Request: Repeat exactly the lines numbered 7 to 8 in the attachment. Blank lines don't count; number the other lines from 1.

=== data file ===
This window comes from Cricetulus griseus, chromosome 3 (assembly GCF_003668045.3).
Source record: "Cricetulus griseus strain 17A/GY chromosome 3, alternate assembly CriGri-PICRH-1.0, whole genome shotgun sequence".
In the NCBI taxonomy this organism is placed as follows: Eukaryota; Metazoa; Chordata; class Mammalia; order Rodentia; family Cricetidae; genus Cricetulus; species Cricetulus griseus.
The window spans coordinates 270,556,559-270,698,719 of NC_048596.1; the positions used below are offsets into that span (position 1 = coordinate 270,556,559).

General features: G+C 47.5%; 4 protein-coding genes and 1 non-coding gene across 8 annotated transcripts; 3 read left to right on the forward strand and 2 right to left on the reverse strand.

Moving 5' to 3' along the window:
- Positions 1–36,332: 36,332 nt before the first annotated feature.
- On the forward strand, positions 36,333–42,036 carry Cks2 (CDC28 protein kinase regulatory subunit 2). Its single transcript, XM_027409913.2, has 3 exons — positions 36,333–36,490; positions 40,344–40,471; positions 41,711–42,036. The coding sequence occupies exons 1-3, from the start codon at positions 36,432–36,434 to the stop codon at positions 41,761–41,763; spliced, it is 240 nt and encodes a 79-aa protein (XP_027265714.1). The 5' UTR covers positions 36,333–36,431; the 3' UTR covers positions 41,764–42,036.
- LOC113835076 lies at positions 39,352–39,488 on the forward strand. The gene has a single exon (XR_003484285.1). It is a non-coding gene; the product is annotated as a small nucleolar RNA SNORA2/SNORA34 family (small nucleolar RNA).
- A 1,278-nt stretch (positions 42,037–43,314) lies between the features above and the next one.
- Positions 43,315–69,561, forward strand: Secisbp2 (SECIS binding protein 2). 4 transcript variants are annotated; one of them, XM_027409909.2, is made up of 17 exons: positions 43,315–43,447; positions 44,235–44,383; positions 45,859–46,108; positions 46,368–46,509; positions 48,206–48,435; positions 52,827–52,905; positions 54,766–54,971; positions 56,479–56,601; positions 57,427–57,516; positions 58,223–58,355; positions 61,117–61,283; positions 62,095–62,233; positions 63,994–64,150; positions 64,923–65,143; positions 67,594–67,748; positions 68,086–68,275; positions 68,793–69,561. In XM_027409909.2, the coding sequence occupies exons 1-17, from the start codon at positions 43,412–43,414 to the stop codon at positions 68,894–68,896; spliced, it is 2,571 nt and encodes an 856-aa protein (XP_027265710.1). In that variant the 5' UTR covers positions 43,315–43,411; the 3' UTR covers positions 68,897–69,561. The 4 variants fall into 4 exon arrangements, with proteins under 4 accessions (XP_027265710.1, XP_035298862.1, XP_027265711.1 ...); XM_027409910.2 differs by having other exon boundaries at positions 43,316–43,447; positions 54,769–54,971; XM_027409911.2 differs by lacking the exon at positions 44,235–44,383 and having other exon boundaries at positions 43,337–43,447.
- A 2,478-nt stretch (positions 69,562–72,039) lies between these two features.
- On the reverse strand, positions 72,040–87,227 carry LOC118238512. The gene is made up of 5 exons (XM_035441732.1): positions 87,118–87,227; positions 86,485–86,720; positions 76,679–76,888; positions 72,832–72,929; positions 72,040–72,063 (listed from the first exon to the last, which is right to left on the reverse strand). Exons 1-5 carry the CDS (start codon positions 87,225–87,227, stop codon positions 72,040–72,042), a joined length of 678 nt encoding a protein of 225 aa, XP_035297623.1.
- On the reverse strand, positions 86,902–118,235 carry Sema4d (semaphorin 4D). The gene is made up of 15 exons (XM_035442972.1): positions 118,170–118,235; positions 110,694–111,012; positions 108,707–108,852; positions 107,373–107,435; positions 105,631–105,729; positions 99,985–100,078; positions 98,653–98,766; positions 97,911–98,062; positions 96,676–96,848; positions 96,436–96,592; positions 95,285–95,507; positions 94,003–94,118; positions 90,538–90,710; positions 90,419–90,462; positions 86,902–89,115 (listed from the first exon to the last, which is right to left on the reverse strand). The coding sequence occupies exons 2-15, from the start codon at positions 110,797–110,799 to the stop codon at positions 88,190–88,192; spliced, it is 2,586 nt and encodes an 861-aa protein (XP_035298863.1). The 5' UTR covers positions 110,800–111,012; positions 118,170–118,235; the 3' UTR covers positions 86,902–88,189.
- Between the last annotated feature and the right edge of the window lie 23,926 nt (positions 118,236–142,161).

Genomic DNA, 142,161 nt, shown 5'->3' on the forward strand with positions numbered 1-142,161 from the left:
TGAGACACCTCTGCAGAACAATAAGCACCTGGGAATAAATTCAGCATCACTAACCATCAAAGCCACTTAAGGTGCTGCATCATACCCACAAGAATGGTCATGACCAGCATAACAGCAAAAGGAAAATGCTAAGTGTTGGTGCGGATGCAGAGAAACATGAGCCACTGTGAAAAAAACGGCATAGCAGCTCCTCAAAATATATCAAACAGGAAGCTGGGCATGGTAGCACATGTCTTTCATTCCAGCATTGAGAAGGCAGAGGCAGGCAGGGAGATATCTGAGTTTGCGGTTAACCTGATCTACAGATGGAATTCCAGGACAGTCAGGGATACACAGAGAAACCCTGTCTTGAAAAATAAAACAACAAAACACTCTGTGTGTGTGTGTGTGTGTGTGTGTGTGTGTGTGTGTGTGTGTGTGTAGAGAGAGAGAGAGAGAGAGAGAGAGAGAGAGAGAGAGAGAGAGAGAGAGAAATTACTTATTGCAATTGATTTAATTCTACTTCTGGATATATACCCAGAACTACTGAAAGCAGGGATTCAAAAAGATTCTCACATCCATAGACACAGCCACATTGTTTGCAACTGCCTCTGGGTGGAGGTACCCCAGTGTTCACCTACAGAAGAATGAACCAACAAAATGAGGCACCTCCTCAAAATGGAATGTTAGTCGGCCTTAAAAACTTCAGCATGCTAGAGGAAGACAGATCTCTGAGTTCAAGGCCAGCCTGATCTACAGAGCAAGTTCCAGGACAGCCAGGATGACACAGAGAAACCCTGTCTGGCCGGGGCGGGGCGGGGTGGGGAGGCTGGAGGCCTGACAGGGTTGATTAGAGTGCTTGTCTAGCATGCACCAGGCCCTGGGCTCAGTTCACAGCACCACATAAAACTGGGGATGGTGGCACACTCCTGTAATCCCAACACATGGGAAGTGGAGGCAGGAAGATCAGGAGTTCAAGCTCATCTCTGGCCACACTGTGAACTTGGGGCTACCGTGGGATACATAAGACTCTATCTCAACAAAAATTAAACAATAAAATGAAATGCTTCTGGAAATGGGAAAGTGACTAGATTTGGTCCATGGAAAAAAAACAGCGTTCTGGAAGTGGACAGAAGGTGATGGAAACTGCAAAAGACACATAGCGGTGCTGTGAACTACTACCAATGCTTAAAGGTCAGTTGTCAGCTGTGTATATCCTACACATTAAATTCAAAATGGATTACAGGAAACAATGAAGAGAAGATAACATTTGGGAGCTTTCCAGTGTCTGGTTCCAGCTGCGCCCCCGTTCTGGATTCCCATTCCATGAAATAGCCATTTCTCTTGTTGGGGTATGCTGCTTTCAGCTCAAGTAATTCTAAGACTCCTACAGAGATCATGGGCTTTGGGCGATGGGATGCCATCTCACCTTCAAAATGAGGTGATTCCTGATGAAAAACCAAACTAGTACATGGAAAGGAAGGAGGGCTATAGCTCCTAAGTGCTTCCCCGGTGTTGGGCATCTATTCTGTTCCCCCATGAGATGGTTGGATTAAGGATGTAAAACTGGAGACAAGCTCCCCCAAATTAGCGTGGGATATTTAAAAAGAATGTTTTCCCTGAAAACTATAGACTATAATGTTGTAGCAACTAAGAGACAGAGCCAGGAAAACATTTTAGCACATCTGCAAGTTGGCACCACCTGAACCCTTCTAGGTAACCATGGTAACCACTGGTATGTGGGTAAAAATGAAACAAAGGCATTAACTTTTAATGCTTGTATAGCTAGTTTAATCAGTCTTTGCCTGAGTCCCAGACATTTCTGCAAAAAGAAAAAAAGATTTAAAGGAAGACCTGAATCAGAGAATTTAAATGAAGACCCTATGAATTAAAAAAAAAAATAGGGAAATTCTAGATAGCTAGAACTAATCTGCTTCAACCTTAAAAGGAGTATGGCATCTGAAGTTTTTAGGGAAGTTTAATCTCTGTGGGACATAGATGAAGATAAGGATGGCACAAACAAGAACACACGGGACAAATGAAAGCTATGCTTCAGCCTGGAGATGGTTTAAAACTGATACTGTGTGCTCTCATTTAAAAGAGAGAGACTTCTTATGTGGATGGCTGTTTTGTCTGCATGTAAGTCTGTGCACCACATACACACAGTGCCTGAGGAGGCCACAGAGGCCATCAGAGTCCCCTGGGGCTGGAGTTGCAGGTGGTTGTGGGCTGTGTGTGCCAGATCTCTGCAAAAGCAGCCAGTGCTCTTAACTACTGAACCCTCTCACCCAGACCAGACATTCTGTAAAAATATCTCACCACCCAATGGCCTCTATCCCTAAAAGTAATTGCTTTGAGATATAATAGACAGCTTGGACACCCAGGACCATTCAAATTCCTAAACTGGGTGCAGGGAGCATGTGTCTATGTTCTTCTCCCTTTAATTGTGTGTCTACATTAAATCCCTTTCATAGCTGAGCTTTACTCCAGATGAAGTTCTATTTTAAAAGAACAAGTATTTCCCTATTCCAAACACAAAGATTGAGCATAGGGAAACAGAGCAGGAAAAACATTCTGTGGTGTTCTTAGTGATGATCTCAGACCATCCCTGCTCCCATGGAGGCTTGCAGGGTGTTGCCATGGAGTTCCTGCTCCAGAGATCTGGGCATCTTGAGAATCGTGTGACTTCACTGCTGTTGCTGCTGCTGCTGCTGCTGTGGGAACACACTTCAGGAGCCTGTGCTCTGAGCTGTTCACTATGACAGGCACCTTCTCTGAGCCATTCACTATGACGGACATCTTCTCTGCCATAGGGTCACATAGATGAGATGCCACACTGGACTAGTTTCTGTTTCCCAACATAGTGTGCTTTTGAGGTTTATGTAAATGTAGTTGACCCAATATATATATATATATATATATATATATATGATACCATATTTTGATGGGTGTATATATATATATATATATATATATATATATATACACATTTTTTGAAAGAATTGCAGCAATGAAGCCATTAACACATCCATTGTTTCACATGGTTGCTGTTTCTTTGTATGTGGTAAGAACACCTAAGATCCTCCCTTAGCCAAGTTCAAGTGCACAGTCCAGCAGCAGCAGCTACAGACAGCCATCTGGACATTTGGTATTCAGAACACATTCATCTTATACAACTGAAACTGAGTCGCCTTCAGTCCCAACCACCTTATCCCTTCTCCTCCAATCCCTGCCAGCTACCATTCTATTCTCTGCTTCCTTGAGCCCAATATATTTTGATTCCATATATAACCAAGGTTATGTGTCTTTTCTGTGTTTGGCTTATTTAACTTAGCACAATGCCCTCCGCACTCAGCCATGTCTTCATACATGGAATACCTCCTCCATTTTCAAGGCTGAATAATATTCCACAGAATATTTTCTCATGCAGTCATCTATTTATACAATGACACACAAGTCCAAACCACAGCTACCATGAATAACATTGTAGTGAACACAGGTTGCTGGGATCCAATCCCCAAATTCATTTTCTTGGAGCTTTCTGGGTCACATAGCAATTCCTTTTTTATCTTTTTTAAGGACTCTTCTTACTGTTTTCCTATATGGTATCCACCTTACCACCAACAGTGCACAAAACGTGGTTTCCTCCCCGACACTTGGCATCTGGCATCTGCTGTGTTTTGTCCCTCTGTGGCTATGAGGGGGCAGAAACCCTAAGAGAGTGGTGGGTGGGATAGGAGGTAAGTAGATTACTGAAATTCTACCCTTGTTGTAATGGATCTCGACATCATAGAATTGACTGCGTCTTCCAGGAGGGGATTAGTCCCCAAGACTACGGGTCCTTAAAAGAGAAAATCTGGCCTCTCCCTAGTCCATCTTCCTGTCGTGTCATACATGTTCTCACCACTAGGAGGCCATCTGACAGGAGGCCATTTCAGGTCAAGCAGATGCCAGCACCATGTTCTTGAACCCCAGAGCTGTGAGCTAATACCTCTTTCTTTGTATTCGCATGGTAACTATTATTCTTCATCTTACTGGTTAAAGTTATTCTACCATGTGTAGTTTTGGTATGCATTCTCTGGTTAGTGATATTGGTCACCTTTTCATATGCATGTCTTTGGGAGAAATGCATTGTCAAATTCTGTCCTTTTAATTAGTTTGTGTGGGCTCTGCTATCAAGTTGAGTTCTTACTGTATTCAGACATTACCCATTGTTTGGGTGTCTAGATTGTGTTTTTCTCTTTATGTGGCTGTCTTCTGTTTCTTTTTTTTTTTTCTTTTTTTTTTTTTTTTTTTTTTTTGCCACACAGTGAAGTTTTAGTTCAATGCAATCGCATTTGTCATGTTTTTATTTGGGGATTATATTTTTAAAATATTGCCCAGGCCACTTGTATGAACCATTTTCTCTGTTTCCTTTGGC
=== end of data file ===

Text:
- Positions 1–36,332: 36,332 nt before the first annotated feature.
- On the forward strand, positions 36,333–42,036 carry Cks2 (CDC28 protein kinase regulatory subunit 2). Its single transcript, XM_027409913.2, has 3 exons — positions 36,333–36,490; positions 40,344–40,471; positions 41,711–42,036. The coding sequence occupies exons 1-3, from the start codon at positions 36,432–36,434 to the stop codon at positions 41,761–41,763; spliced, it is 240 nt and encodes a 79-aa protein (XP_027265714.1). The 5' UTR covers positions 36,333–36,431; the 3' UTR covers positions 41,764–42,036.